Is There A 'Healthiest' Kind Of Salt?

A quick glance down the 'seasonings' aisle at any well-stocked grocery store gives us a visual into the American love affair with salt. Gone are the days of simply deciding between table salt or sea salt. Now we've got kosher salt, fleur-de-sel, pink, gray, black, and red salts, flavored salts, and the list goes on. But is there really any health benefit to choosing one over the other, especially considering that the price tags for each kind can vary wildly?

Let's compare three options in the low, middle, and high price ranges.

Common table salt is highly processed. It is stripped of trace minerals, leaving almost pure sodium chloride, but often has iodine added to it. It also has anti-caking agents added to prevent clumping of the finely-ground granules. It's the cheapest option at approximately $0.04 per ounce, but not the first choice of chefs since the additives tend to give it a slightly metallic taste (via SELF).

Sea salt comes, as you'd expect, from sea water. It's less processed than table salt, leaving trace minerals like magnesium, potassium, and calcium. The mineral content changes the flavor profile, and sea salt is considered to have a 'purer' flavor than table salt (via NBC News). It ranges in price from $0.11 – $0.25 per ounce and up.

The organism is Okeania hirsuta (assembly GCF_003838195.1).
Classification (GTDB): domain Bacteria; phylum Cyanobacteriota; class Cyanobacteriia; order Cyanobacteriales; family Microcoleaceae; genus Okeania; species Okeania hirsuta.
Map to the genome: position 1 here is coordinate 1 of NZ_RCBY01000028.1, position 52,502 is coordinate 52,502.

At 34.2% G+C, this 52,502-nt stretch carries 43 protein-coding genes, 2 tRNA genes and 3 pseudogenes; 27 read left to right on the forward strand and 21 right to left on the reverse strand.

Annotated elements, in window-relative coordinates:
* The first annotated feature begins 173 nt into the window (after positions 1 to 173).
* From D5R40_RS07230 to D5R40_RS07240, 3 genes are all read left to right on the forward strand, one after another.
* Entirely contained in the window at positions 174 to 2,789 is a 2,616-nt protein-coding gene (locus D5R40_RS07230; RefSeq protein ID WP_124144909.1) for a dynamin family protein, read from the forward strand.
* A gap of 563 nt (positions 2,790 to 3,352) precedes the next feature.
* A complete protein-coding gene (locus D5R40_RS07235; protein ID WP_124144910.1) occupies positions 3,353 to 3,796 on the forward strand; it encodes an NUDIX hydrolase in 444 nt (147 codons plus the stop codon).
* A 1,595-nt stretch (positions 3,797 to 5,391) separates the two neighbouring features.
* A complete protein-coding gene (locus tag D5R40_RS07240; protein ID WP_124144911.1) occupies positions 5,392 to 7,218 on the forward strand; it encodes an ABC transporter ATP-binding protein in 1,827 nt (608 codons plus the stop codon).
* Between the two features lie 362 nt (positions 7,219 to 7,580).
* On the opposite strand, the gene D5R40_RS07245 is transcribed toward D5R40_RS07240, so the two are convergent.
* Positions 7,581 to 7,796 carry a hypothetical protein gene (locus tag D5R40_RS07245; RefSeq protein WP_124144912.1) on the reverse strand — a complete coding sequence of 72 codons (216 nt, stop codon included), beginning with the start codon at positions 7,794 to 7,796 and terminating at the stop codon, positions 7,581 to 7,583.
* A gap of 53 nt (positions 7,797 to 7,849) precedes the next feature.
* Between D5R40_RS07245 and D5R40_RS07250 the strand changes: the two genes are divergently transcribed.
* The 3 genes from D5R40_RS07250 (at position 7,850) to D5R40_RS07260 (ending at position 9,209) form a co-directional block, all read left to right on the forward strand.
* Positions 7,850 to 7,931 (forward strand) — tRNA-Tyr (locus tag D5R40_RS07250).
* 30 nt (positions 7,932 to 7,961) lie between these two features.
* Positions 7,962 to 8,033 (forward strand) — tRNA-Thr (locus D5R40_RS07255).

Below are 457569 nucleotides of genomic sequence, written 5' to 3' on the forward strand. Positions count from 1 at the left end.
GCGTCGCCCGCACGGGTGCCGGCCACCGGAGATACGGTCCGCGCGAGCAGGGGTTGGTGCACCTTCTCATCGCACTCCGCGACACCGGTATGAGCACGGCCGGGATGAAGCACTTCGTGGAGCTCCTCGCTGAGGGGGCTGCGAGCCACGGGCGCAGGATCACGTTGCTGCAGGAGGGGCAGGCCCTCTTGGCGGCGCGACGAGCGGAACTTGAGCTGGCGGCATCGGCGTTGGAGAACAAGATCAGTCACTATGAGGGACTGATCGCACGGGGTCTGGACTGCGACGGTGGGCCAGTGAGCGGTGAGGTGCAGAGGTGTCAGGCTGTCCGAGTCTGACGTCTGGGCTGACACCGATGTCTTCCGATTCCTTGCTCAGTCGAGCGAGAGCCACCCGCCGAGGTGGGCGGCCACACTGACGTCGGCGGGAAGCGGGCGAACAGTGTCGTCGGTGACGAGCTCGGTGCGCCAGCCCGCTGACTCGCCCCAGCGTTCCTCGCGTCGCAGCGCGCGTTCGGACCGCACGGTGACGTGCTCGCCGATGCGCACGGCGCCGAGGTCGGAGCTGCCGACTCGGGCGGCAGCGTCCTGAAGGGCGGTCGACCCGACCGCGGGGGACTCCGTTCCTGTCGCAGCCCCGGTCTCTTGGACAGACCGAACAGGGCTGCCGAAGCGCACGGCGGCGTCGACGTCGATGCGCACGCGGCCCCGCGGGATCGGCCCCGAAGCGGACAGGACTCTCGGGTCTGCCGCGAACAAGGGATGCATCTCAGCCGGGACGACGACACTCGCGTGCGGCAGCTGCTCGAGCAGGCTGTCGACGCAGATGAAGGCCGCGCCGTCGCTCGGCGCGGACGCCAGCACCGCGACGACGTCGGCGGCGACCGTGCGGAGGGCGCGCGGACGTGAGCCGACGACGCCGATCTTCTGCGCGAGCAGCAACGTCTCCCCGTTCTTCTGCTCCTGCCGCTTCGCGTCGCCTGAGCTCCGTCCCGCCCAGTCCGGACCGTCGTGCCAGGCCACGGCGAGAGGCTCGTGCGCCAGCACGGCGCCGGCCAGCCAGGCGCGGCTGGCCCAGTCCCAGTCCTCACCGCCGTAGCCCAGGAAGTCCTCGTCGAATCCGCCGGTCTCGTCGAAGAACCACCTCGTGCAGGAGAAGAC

Choose a salt based on flavor, texture, and use

Himalayan pink salt, the pretty pink crystals that have gotten so much attention lately, are mined in Pakistan at the Khewra Salt Mine. The pink color is a result of iron oxide (rust) in the salt. Pink salt is also slightly higher in trace mineral content, and therefore lower in sodium, than regular table salt (via Healthline). It carries a higher price tag too – from between $0.25 – $0.85 per ounce, depending on brand, coarseness, and packaging.

While it's nice to get some extra trace minerals anywhere we can, experts warn against making a decision about salt based on nutritional value. The amount of sodium in any type of salt is roughly the same, by weight, and the amount of trace minerals are so minimal that it's hardly significant.

Suzanne Steinbaum, M.D., cardiologist at The Mount Sinai Hospital and volunteer medical expert for the American Heart Association's Go Red for Women told NBC News, "Salt is salt is salt, whether it's pink or white or in tiny crystals or large flakes — it's not good for us, and sea salt is no more healthy than table salt in terms of its effect on blood pressure and heart health." Instead, make a decision based on flavor, texture, and its intended use.